Aaron and I continued to discuss the idea of fostering a cat, or possibly a kitten, when Aaron suggested that we visit the animal shelter and determine if we could foster one of the available cats. Incidentally, we visited during the Clear the Shelter event. When I introduced him to the various cats in the room but he was quickly drawn to the two tabby boys. No one who visited the shelter recently or during the Clear the Shelter event had wanted these guys. In fact, people rarely saw Tink since he spent most of the day hiding. Whenever I caught a glimpse of him, I saw two enormous eyes staring back at me–all pupil, almost no iris visible–and a bundle of scared cat huddled in a corner. He had definitely regressed since he had returned to the shelter.
Although Aristotle was occasionally visible, he looked pitiful and haggard. After spending three months at the shelter, he was now gaunt, and his ribs, spine, and hips jutted out. Due to high stress, he had licked off large swaths of fur around his abdomen, sides, and haunches. (This behavior is called overgrooming or fur mowing.) He crouched uneasily, always on guard. Moreover, he had a habit of staring off blankly with these huge, intensely sorrowful yellow eyes and a truly mournful expression. Both Aristotle and Tink were disconsolate.
Aaron discreetly took the boys out, one at a time, into the little rooms we have available for potential adopters to spend quiet time with cats. He spoke soothingly to each of them and let them explore the cat tree and toys available in there. During a lull between visitors, he came up to me with his expression and tone serious. “We have to help these cats.”
Suddenly quite verklempt, I asked, “How?”
“They are obviously not doing well here and look pitiful too, especially this scraggly one.” He gestured to Aristotle, who looked rather sickly with his knobbly back and patchy fur.
“I agree, both of them look absolutely miserable.” Those big eyes pulled at my heartstrings. “I know Tink from his time as a foster in the library. He needs a buddy cat. I don’t think it would be a good idea to separate them. Tink is very shy; having a buddy cat makes him feel more confident. He lost his previous buddy recently too, so there’s been a lot of upheaval in his life. It’s been fortunate that the shelter was able to match him with Aristotle so quickly.”
I took the boys individually out of the condo and into the solo room to spend one-on-one time with them. I had worked with shy shelter cats before so the experience was not entirely new. Tink was jumpy from overstimulation but, if given a chance to settle, did seem amenable to quick, gentle pets. I knew that he could be affectionate if given time, space, and quiet. Aristotle was more interested in exploring the cat tree than hanging out with me but he did stop and seemed to enjoy me petting his back. He might have sneaked in a fleeting tail hug or two as well. When I put Aristotle back into his pen, he resisted (not that I blame him) and gave me such a crestfallen look when I closed the door.
Aaron and I discussed how we could help these cats while being cognizant and respectful of a senior resident cat’s needs. Adopting a cat, let alone two, is a serious commitment and we did not take it lightly. Aaron was definitely interested in Aristotle but slightly reluctant to take on the idea of becoming a three-cat household. I, too, had think seriously about this prospect since I had never had boy cats, shy cats, or more than two cats at a time. While I am tenderhearted, I am also practical and know that I simply cannot provide a home for every cat or dog that needs it. I wanted to be sure that these cats were placed in the right home with the right owner, even if that meant it was not my own. That was one of the reasons why I volunteered at the shelter in the first place.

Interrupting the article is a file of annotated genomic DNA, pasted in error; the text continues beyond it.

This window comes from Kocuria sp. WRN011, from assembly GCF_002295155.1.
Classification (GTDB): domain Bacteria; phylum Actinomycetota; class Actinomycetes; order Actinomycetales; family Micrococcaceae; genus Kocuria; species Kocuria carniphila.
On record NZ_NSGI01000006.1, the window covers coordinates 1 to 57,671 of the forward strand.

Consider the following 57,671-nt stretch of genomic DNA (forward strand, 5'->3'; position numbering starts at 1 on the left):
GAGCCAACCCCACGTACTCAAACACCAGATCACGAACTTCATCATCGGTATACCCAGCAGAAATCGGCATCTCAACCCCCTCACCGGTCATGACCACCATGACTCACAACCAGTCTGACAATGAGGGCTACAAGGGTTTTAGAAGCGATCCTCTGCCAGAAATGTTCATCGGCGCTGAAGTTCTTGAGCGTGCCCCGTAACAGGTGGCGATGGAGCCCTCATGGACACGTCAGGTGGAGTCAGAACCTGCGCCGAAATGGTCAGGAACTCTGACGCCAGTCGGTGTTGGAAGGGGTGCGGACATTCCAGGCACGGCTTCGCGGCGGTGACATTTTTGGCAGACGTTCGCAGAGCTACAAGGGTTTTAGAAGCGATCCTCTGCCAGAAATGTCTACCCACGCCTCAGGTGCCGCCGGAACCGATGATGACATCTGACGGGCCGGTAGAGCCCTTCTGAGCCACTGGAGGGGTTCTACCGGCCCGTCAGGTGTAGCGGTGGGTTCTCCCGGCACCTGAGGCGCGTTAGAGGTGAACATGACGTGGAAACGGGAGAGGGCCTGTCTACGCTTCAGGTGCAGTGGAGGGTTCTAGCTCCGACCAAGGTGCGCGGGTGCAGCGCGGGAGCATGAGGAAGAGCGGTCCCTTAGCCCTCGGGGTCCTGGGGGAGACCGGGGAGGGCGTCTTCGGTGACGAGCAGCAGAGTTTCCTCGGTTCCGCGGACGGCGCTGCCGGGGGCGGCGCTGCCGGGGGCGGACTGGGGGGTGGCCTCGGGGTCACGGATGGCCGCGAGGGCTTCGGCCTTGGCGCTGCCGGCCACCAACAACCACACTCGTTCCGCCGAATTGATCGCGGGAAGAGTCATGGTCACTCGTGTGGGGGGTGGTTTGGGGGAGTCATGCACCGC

Aaron and I broached the idea of fostering instead of immediately adopting. We had discussed possibly fostering as an extension of my volunteer work before but had never done it. I knew that several of the volunteers and shelter employees regularly fostered cats, kittens, and dogs. I was familiar with how the library fostered cats and the occasional guinea pig and rabbit. I had bottle-raised Nala and was interested in expanding my knowledge of pet care. One of my good friends, Christine, is a foster mom extraordinaire, devotedly taking care of countless shelter kittens. I regularly ask her for advice. I also talk to Tracey about her five cats. I have several other friends with whom we frequently discuss our journeys as pet owners (or as some of us call it, pet parents).
After some discussion, Aaron and I decided that we could foster these cats to (1) get them into a quieter, less stressful environment, (2) have an opportunity to socialize them in said quiet environment, and (3) determine if we were a good fit for these cats and vice versa and, if not, find them a proper home together.
We approached the receptionist and said that we were interested in fostering Aristotle and Tink. Her eyes positively lit up. “Fantastic! They so need a home. I’ll get them ready right now!” While she did that, we filled out placeholder adoption applications. Foster parents get first dibs on the animals in their care. Word spread fast in the shelter; two employees came over and thanked me for fostering the cats.
When the bewildered and nervous cats were brought out to us in their carriers, Aaron turned to me. “Will helping these cats make you happy?”
I could not help but to smile wide. “YES.”
Garrus (Aristotle) would hide but would also remain visible but aloof and wary.
Charlie (Tink) was quite the scaredy cat when we brought him home. He hid under the bookshelf behind a box or under Aaron’s desk.
Stay tuned for Part Four! (If you haven’t already read them, be sure to check out Parts One and Two.)
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